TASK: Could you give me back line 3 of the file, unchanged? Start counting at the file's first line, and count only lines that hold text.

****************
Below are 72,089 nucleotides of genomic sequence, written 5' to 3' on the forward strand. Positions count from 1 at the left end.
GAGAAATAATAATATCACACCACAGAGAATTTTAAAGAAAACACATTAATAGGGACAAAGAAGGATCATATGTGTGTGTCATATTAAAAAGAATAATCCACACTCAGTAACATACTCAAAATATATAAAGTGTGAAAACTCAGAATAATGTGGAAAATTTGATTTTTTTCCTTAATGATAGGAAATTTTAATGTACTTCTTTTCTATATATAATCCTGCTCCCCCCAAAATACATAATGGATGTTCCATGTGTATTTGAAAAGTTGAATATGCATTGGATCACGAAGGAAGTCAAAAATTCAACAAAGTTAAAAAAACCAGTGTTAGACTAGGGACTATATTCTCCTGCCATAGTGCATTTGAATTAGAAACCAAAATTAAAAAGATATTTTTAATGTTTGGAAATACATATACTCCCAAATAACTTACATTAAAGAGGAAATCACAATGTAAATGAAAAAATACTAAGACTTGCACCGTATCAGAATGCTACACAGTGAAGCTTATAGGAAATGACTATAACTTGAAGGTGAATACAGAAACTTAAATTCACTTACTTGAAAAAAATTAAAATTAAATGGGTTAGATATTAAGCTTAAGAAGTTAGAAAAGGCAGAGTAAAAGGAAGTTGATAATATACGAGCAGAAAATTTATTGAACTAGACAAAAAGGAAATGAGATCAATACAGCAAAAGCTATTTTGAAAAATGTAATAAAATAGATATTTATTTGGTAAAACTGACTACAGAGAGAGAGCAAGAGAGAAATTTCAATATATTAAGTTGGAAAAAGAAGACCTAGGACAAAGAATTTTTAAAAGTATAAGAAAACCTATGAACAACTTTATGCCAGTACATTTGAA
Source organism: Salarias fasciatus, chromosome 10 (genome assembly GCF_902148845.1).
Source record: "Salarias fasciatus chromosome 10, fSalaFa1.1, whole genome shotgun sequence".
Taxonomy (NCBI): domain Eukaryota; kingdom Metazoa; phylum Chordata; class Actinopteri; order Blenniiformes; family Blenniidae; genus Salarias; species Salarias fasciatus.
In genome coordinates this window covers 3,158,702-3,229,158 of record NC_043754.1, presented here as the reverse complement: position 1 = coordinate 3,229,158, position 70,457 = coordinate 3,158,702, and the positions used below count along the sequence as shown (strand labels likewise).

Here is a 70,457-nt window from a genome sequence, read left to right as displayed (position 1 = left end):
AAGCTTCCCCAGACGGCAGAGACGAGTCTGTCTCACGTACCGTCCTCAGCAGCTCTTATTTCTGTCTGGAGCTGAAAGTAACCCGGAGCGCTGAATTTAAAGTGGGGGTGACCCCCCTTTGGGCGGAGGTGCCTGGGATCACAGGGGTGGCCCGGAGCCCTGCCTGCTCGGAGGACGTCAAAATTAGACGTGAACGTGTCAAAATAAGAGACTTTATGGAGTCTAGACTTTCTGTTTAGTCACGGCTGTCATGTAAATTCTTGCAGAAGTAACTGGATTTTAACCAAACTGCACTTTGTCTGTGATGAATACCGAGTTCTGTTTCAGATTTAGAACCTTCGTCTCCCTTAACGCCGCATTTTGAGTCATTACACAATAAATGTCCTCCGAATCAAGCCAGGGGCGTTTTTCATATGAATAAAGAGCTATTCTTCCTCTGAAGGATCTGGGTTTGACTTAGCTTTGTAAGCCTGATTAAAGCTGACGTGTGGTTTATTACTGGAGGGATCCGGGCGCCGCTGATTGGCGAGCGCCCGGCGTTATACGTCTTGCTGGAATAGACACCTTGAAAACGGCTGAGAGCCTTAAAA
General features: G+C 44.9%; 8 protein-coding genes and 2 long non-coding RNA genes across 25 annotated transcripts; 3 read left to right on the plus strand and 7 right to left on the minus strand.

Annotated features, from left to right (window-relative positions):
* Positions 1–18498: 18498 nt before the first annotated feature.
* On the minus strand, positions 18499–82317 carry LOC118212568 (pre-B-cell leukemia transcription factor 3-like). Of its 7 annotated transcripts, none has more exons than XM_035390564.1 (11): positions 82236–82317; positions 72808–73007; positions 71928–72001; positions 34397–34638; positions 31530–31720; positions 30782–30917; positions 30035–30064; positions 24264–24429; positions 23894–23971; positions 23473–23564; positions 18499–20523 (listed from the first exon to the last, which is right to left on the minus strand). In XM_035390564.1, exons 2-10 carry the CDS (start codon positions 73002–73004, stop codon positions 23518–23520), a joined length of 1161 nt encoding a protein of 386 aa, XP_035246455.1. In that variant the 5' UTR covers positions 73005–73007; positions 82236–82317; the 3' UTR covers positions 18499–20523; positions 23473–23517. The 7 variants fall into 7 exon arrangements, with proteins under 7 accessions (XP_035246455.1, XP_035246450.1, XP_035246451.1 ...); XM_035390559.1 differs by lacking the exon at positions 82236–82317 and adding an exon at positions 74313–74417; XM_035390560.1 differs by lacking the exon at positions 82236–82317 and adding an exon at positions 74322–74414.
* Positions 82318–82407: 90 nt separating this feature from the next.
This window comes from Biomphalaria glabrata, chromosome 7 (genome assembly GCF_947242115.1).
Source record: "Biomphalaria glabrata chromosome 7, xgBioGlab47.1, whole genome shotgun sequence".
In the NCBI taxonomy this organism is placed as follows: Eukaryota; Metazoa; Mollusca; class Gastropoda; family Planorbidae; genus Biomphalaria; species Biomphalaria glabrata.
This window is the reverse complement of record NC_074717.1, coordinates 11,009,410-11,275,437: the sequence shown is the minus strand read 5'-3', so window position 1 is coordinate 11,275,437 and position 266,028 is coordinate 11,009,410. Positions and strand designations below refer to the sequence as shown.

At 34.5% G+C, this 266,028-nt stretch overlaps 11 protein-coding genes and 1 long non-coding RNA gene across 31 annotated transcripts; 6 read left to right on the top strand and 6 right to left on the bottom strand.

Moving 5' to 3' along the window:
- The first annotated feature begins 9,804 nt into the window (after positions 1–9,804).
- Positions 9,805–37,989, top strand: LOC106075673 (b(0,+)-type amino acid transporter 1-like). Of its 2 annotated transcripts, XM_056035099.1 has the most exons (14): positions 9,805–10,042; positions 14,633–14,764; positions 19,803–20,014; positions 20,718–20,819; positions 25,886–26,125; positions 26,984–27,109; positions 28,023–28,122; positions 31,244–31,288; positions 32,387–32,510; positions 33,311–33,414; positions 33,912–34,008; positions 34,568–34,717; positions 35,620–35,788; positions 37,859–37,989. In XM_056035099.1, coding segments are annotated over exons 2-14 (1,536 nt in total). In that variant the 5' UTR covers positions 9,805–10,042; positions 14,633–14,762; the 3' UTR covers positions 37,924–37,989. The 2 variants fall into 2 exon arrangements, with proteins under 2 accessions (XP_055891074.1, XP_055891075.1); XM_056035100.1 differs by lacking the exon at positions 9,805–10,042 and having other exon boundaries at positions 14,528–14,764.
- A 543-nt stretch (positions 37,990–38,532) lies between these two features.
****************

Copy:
Source organism: Salarias fasciatus, chromosome 10 (genome assembly GCF_902148845.1).